- Hunter, Paul (2016). The Seven Inconvenient Truths of Business Strategy. Taylor & Francis. p. 102.
- "New Cadbury World Display Highlights Bournville Workers' Courage During WW1". Edge Magazine. 15 December 2015. Archived from the original on 22 December 2015. Retrieved 16 December 2015.
- "A story choc-full of facts about Cadbury's origins in Tasmania". ABC News. 22 December 2017. Retrieved 17 April 2022.
- Ascribed to Cadbury plc. (19 January 2010). "A history of Cadbury's sweet success". Times Online. London. Retrieved 30 May 2010.
- "Cadbury Roses fans get in a Christmas twist over wrapper changes". The Guardian. Retrieved 21 May 2019.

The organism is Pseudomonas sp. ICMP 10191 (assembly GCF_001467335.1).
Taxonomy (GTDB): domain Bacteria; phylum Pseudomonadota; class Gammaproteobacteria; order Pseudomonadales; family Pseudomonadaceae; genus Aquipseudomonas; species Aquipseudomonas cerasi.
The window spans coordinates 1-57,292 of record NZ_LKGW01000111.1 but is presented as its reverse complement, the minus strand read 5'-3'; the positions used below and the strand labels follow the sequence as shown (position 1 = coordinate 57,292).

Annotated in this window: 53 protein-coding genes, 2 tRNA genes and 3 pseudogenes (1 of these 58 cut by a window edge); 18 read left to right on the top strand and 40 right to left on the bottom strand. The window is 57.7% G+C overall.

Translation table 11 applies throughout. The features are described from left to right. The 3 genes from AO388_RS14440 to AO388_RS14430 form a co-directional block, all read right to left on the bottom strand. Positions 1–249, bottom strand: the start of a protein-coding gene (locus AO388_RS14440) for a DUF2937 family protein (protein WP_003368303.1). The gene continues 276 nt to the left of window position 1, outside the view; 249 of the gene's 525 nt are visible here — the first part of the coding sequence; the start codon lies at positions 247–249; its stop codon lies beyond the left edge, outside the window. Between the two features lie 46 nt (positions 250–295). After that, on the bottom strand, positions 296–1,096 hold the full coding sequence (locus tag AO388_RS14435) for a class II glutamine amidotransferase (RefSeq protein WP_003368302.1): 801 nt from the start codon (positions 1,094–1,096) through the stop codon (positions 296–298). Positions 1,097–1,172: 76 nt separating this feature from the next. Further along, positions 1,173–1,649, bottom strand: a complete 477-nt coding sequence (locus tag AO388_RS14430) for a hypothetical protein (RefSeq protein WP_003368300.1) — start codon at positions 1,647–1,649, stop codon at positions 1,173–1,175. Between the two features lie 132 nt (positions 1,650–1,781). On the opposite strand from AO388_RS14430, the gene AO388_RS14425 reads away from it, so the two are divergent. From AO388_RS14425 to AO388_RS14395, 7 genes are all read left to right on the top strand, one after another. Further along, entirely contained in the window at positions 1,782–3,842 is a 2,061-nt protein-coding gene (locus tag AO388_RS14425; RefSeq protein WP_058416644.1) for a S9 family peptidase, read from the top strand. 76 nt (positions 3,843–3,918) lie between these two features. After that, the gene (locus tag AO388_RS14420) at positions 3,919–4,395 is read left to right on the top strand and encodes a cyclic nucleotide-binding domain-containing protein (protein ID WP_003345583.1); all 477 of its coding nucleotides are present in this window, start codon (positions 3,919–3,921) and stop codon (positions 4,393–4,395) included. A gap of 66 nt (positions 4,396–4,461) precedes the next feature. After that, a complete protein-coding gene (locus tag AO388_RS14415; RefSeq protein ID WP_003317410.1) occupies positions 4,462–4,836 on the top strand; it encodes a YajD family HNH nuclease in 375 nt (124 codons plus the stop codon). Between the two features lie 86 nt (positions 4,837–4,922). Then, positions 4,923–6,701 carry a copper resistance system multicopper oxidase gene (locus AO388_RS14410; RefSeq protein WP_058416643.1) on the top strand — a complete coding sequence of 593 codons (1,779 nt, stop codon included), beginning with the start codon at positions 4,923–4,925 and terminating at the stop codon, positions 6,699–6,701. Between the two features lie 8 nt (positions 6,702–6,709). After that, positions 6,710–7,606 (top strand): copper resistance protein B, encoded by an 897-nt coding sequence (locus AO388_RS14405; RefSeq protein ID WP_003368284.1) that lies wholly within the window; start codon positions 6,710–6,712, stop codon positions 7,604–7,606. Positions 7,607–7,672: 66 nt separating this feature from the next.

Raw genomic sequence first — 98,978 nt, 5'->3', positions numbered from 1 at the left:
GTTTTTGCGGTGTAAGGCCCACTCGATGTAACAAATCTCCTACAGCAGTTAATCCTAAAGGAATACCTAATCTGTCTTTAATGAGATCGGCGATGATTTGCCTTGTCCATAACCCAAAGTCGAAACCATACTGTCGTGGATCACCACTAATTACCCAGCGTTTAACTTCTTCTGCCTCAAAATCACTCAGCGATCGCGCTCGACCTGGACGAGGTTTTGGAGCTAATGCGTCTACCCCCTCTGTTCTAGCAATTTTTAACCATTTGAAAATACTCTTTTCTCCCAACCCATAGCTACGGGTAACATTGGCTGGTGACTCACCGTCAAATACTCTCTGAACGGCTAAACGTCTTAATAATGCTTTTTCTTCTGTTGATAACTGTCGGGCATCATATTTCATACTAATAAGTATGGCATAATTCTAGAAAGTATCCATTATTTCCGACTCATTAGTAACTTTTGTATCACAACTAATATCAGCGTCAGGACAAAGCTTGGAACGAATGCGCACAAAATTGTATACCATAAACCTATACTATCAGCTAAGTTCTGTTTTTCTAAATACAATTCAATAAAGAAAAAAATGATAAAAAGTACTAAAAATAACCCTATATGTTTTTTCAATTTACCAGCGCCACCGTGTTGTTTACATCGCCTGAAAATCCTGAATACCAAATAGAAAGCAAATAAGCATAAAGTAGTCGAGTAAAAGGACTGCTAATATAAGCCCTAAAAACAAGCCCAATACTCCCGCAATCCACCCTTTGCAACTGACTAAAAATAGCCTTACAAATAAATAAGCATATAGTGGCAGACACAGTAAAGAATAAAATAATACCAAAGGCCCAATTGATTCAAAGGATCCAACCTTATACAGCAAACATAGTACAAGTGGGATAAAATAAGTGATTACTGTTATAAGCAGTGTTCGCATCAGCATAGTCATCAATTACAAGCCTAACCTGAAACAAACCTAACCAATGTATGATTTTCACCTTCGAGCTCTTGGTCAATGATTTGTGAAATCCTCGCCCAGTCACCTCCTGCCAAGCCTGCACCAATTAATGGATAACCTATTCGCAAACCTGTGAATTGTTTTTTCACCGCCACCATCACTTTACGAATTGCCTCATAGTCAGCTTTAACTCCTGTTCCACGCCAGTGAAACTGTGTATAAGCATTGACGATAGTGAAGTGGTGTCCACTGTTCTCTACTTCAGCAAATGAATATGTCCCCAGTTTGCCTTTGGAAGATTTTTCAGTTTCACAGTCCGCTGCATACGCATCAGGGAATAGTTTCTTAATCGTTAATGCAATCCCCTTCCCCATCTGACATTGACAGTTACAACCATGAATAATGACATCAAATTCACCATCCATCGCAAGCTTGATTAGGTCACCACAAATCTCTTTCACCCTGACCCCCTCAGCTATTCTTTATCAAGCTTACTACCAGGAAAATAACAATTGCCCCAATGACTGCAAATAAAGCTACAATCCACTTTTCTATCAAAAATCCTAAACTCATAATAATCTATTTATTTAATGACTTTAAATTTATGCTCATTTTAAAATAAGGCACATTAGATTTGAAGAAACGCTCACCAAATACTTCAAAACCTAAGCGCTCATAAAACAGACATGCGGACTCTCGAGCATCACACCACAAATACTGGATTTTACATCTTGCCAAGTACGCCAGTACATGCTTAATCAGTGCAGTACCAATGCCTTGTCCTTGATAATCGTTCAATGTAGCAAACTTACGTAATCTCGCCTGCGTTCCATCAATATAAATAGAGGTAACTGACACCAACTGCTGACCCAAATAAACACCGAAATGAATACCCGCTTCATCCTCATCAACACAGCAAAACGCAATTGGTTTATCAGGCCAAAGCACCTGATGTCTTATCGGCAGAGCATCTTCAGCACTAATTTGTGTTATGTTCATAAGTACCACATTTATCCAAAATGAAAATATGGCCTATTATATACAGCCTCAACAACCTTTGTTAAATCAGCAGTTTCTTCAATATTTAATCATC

- "Cadbury Roses". Waitrose.com. Retrieved 30 November 2021.
- Fitzgerald, Robert (2007). Rowntree and the Marketing Revolution, 1862–1969. Cambridge University Press. p. 23. ISBN 978-0-521-02378-8.
- "Repton School 'helped inspire Dahl' to write Charlie". BBC. 12 November 2015. Archived from the original on 14 October 2018. Retrieved 27 June 2021.
- "The history of Cadbury Schweppes". Birminghamuk.com. 28 April 2012. Retrieved 26 April 2013.
- Chris Smith; Michael Rowlinson (1990). Reshaping Work: The Cadbury Experience. Cambridge University Press. pp. 78–82. ISBN 978-0-521-32304-8.
- Cadbury, Deborah (2010). Chocolate Wars: The 150-Year Rivalry Between the World's Greatest Chocolate Makers. PublicAffairs. pp. 267–8. ISBN 978-1-58648-925-0.
- Smith, Chris; Rowlinson, Michael (1990). Reshaping Work: The Cadbury Experience. Cambridge University Press. pp. 78–80. ISBN 978-0-521-32304-8.